Tony: So, you just touched upon something I was about to ask about; what is it that you really enjoy about wedding planning? So is it just creating something? Is it taking the stress away from them? Or is it a combination?

Katrina: I think…obviously, my background is in events. I love a good spreadsheet. I am such a loser but I really enjoy spreadsheets. So, it’s delivering something from start to finish. So actually, when I left events, I went into a 9-5 job. I couldn’t cope with it. I couldn’t do a 9-5 job. It was one of those jobs where there was no start-middle-finish to a project. So, I’ve gone from the career of 8 years in events and I had delivered project by project. Whereas, then going for this 9-5 job, I didn’t do that and I just couldn’t. I couldn’t fathom it. I couldn’t get my head around it. I was clock watching the whole time. Then, going into weddings, I’m doing something where I’m delivering something.

So you see something progress and it’s that sense on the day, when you see everything come together. There’s no words to explain actually how you feel when you see something you’ve worked so hard on, and you see it all come together in one room. You see the clients’ reactions, we actually see the guests reaction. It’s just such an amazing sense of achievement to be able to do that. I think that’s what I love most about seeing it all come together.

Tony: Do you have a certain type of client you prefer to work with? How does how does that work?

Katrina: I have a certain style of wedding…

Tony: Okay.

Katrina: … so that’s the type of client that I attract. A lot of my clients are like me in some ways,  so they have similar interests to me. They have similar ideas and taste. So that’s the style of clients. But yeah, a lot of my weddings are very classic, laid back, country estates. It’s more of a kind of weekend wedding celebration style. I tend not to do things like hotel weddings. It’s just a little bit more subtle, laid back, out-doorsy. Marquee weddings as well are based in the countryside. So, I do get a lot of inquiry for the marquee weddings.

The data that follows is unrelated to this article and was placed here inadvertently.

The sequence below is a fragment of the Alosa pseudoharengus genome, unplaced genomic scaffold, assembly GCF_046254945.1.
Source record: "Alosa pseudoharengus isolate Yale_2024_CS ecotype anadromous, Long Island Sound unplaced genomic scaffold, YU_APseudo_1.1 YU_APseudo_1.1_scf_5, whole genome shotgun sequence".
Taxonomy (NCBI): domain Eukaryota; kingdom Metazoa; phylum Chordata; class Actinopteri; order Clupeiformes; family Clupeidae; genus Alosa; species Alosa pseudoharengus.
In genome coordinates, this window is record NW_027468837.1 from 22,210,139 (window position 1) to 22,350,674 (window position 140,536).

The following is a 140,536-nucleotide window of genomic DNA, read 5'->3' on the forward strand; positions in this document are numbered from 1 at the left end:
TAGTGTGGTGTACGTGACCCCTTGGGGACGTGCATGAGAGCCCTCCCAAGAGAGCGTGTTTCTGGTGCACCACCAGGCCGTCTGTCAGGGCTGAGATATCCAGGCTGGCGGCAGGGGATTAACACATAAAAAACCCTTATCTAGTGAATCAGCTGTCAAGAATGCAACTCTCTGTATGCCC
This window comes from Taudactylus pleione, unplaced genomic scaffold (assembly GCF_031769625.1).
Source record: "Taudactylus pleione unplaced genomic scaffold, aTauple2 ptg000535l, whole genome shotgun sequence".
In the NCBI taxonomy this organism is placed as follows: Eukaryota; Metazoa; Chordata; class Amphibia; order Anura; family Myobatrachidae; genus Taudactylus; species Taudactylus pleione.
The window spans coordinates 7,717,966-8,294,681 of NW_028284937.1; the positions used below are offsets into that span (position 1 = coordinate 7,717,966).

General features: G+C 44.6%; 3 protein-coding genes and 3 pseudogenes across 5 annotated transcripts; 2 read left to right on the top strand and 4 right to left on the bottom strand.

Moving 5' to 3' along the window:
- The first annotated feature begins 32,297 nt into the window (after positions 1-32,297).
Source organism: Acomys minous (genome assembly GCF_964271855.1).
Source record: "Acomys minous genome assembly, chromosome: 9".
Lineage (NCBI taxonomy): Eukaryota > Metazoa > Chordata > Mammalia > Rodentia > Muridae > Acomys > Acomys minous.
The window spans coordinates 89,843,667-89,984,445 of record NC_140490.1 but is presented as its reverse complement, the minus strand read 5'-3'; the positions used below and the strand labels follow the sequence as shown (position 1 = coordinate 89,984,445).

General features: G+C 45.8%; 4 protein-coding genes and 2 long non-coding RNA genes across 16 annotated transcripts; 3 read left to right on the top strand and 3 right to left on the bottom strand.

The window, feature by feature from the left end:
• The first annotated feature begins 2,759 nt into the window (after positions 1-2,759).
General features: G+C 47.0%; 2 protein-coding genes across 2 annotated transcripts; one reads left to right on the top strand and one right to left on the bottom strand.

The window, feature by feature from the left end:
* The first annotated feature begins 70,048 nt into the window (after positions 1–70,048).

Tony: We spoke before about exceeding expectations and that’s what this whole podcast is about. So, you meet a client, and they obviously got a certain number of expectations about things that you’re going to do for them. How are you able to exceed that?

Katrina: I go above and beyond for clients. I really do. So it’s things like, because I know a lot of them have really busy jobs, or they’re based overseas, I will make sure that I’m available 24-7 for them. So, if they want a Skype call at 5am in the morning, I will be there at 5am in the morning. If they want to meet up with me in the evening, I’ll be there evening I’ll work weekends for them. I am available for them the whole time. It’s not like I’m suddenly going to disappear at five o’clock on the dot. So, I think that’s one way of doing that. It’s working around their requirements, their preferences. I had one client who I went to her house every time we had a meeting. We’d get in takeaway, we’d sit down and have a whole planning session together. It used to be just a really fun experience. But, that’s the way she liked to work whereas another client wants to meet at the RAC in London.

It was more kind of process driven. So, I adapt the way I work according to how my clients want the relationship to be. Some of my clients want it to be a very professional relationship. So I’m being paid to do a service for them and that’s how I treat the relationship. Then others want me to be an extension of their wedding party, if that makes sense. So, I effectively become their friends that they can confide in and we have that kind of almost texting relationship. So I adapt the way I work with them. Little gifts, I send them every so often, so there’s always a welcome gift for them.

Tony: When you say welcome gift, you mean on the day of the wedding?